I love Fridays.
Friday sucks you in, a temporal destination, a goalpost, an illusory finish line of the workweek. I hate Fridays.
Friday is a destroyer, the marker by which we cheerfully advance our daily and weekly lives while wondering where the time went.
On June 1, 1986 I began work in TV news in Atlanta. Over those nearly 30 years, I’ve celebrated 1552 Fridays.
Most of them were sweet, blessed benchmarks of a workweek successfully concluded. Even the Fridays that led to Saturday workdays and more still had that “Friday” taste.
(One standout exception was Friday March 12, 1993. A day shift routinely vectored toward quitting time — and then I learned I had to spend Friday night in north Georgia because “snow” was expected. I vividly remember my annoyance while riding to Pickens County. The snow turned into an epic weekend-long blizzard, and a remarkable experience.)
Accumulate enough Fridays, and next thing you know they’ll call you “veteran reporter.” It’ll happen in what seems like the wink of an eye.
Thirty years ago at WAGA, I was assigned a desk, a typewriter and one of those telephones with a bunch of buttons that lit up. If I’d asked, they would have also assigned me an ashtray.
My first workday, a Monday, I covered a truck accident on I-285 at ML King Jr. Drive. The photog versed me in the vernacular; 285 was “the perimeter.” One could shorten the other street to “MLK.”
The live truck operator climbed onto the roof of the vehicle and manually pointed a parabolic dish toward a microwave receiving tower. We fed raw video, shot on 3/4″ tape that rolled through a Bible-sized cassette, through the microwave link.
That Monday, I felt very unsteady learning the circuitry of my new big-market job. But that inaugural Friday undoubtedly came with a sense of triumph.
In the ensuing years, I observed the arrival and departure of hundreds of coworkers and competitors. I have to suppress a snort whenever I meet a newcomer; instead, I try to empathize by remembering the vertigo that accompanies a new TV news job in a new town. I move through town now with confidence and experience, though experience can also lead to inertia. Bossfolk are always on the lookout for that.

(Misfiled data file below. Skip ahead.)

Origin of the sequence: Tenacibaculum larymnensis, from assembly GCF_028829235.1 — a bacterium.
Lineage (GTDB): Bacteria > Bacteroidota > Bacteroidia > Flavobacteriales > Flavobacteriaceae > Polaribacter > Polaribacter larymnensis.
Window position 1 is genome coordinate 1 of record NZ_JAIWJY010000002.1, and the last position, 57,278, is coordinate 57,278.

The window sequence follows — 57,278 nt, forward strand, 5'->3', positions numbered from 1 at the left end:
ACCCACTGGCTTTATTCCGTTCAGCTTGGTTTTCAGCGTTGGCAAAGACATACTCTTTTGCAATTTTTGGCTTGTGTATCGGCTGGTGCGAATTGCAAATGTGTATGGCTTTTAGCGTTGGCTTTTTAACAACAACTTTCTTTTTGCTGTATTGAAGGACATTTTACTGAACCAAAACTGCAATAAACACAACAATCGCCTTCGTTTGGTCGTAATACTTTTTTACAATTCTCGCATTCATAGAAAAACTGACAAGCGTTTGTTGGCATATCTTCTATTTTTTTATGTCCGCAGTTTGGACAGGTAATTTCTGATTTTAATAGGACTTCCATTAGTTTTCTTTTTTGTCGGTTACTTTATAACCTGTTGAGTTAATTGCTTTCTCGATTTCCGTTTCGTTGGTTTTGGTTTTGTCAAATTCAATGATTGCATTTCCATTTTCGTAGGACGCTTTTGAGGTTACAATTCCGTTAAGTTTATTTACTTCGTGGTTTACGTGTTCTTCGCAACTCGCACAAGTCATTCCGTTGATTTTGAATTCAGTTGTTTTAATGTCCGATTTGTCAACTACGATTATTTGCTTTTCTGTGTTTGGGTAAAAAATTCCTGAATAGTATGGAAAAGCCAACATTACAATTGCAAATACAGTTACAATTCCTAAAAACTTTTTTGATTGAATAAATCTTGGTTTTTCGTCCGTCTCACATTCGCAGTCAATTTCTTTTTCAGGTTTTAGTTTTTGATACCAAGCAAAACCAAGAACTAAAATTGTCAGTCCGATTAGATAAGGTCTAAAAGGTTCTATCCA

Newcomers can do some amazing things. Three years into his stint at WXIA, Jeremy Campbell (with Matt Livingston, Erin Gutierrez and Lauren Rudeseal) has produced a very watchable, episodic and eye-opening web-only series about heroin abuse in Atlanta’s upper-income suburbs.
I wish I’d done it. It never occurred to me to even try.
The workweeks fly by in a series of checklists:
- Get up early, brew coffee
- Run four / five miles
- Sort out story ideas while running
- Solve life’s problems while running
- Shower and such
- Fight traffic
- Attend an editorial meeting
- Make phone calls / contacts / appointments to gather material
- Be fair. Keep perspective. Yet make the story sing
- Meet social media obligations
- Eyeball the deadline and arrange logistics accordingly
- Log video, write for TV
- Make homemade / web-based graphics for TV
- Read into a microphone
- (Edit, if you’re a one-man-band, which I’m not. But I do edit occasionally)
- Write material in the TV rundown
- Make the deadline
- Write material on the web template (and respect the fact that this should be higher on the checklist whenever possible)
- Get the story right
- Make contacts for upcoming stories / try to learn stuff nobody else knows
- Deliver a clean, compelling live shot
- Shut down computer and go home
Somewhere on the checklist should be “come up with that amazing episodic webcast.” Even without that, it’s no surprise the Fridays come in rapid succession.
In recent years, I’ve begun to address my conflicts about Friday. Cheery coworkers would say “thank God it’s Friday.” I would cheerily respond: “Yes. Another week closer to death.” I got some strange looks. I mostly don’t say that anymore.
One can update skills and contacts; buy a new wardrobe; stay well-groomed; stay reasonably current on news and culture. But time ruthlessly claims us all, disdaining our weekly triumphs embodied in our short-term celebration of Friday. Before you know it, thirty years have come and gone.
I hate Fridays.